You've spent a great deal of time, effort and money putting together your business-to-business sales lead generation programs. But how you handle the leads once you get them will make the difference between a happy sales team and new customers, on the one hand, or an unhappy sales team and lost sales on the other.
Here are six key questions to determine if you have the best chance of being successful with your sales lead programs, and a checklist to help ensure it:
1. Are you prepared to send requested information immediately? Prospects have their own agendas and timelines, so you need to be efficient, and strike while you have the opportunity. Timing of your inquiry-handling processes are of paramount importance. You need to respond to inquiries quickly — the faster, the better. Here are some recommendations:
- Know in advance what to send in response to different types of inquiries.
- Have electronic versions of your collateral material ready for those who want the information by e-mail or via downloads from your Web site.
- Keep on hand adequate supplies of printed materials, in addition to e-versions, for those who prefer them.
- Prepare people, systems and processes to get the requested information out the door ASAP.
2. Are you prepared to capture all inquiries in a database for ongoing lead nurturing and qualification efforts? B-to-B companies with marketing databases can track and measure results quickly and accurately. Also, because database marketing programs enable you to talk directly to your targeted audience, you get a higher return on your marketing investments and can scale back on overall lead generation activities. And image and brand building messages can come along free for the ride. Therefore ...
- Have your database ready to go.
- Make sure your data-entry people are ready to input all inquirers into the database.
3. Do you have a universal, agreed-to definition of what a qualified sales lead is before sending names to your salespeople, reps, dealers or distributors? When everyone — marketing, sales and management —agrees on what constitutes a qualified sales lead, marketing stands a better chance of generating leads that will be valuable to salespeople and getting those leads followed-up and closed. Thus ...
Consult with sales management on the questions to ask that will identify which leads are qualified.
Have proactive programs in place to contact and qualify your leads.
4. Do you have a process in place for distributing qualified leads to sales? Leads aren't any good unless you get them into the right hands quickly. So ...
Try to eliminate time-wasting bottlenecks in your lead distribution process.
Make the lead-distribution process easily accessible for salespeople, reps, dealers and distributors. For example, consider making leads available over the Internet or company intranet.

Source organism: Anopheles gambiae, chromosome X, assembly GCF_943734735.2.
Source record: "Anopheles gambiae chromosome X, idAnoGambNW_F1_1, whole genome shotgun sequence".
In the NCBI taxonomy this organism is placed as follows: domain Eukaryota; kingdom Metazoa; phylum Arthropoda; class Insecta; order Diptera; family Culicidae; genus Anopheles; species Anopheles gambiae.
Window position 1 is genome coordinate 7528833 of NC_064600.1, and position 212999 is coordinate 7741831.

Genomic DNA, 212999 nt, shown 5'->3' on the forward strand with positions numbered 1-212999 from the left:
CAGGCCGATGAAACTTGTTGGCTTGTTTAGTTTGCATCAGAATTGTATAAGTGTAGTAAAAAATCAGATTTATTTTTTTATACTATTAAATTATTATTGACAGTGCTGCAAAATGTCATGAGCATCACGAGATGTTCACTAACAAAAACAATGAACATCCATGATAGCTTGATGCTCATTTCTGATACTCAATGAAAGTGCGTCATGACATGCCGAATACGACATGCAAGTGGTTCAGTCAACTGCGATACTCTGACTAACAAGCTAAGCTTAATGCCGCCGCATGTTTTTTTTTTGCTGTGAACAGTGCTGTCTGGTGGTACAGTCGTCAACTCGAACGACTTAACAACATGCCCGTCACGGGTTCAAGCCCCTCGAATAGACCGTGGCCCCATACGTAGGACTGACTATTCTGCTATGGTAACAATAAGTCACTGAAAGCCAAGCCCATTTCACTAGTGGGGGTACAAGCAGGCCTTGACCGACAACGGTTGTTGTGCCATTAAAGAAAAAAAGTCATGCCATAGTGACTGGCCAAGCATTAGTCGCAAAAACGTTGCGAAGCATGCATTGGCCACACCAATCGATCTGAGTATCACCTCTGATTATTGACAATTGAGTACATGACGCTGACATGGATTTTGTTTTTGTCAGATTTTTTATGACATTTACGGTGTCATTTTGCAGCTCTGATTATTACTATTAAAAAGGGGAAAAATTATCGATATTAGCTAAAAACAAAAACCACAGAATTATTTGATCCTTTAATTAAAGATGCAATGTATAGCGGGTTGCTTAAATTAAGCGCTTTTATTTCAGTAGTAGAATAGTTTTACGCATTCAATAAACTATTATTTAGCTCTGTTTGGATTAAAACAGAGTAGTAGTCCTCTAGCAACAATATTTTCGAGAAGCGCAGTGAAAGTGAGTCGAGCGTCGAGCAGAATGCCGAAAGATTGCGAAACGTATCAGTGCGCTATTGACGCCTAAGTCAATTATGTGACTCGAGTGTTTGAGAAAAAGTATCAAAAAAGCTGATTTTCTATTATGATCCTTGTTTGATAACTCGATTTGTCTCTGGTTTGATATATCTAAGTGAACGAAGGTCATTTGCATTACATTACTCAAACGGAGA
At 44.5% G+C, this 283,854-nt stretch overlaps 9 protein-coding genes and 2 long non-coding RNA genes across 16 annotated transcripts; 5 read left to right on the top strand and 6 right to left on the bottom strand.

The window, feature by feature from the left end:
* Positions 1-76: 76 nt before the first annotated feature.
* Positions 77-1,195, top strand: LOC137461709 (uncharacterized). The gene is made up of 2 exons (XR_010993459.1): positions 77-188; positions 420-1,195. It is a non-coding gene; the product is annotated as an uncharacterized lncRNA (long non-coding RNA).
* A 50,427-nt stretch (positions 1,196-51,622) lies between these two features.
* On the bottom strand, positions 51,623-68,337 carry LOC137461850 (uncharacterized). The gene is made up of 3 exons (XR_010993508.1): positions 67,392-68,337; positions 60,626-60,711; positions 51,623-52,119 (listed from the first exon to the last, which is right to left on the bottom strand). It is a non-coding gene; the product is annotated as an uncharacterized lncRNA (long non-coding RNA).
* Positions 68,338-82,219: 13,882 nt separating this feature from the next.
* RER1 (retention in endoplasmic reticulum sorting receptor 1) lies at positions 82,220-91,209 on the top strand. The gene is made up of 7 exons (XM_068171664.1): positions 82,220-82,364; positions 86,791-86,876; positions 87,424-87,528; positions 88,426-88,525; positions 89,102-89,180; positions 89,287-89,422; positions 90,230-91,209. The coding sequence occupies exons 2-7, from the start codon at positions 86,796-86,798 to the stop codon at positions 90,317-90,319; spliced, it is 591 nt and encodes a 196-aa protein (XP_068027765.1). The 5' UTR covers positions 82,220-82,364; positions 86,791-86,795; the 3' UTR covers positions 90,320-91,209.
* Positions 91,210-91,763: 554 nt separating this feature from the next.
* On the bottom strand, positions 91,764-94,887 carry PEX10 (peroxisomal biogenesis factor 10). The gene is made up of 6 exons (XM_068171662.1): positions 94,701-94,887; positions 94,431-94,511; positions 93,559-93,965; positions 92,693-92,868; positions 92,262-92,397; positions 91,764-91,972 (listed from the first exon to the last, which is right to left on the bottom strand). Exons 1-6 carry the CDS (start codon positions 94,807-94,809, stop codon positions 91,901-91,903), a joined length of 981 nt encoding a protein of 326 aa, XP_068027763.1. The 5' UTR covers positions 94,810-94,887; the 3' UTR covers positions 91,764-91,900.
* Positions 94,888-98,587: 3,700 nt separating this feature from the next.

Integrate this process with your existing CRM or e-mail systems.
5. Do you have a sales lead development program in place to nurture or cultivate your not-yet-qualified leads? Salespeople generally focus on those one-in-four sales leads who are ready to buy soon. However, research shows that three out of every four sales come from the longer-term prospects who are frequently ignored by sales. In this case …
Establish a marketing-driven prospect-relationship program to keep in touch with these longer-term folks. You can use e-mail, fax, mail and phone until you discern they're ready for quick sales attention.
Determine the messages you'll send as part of your prospect-relationship management program.
Consider the frequency of contacting these prospects.
Have some well-chosen offers on hand to further identify prospects' needs, and move them closer to a sale.
6. Do you have a program in place to measure and track the results of your various sales-lead generation, cultivation and sales follow-up programs? If you can pin down your successes in inceasing win rates and incremental sales and cutting marketing costs or increasing marketing ROI, senior management will no longer doubt marketing's contribution to the company's success. Therefore ...
Determine your cost per lead, cost per qualified lead and cost per sale
Know which lead programs generate the highest return on investment.
Identify which nurturing techniques worked and which didn't.
Measure how your lead-generation programs are paying off in increased sales and market share.
Never lose sight of the importance of your sales lead generation and development processes. Leads are the life blood of your sales organization, so always remember to keep your lead program as healthy as possible.
This article originally appeared on Sales Lead Management Association's Blog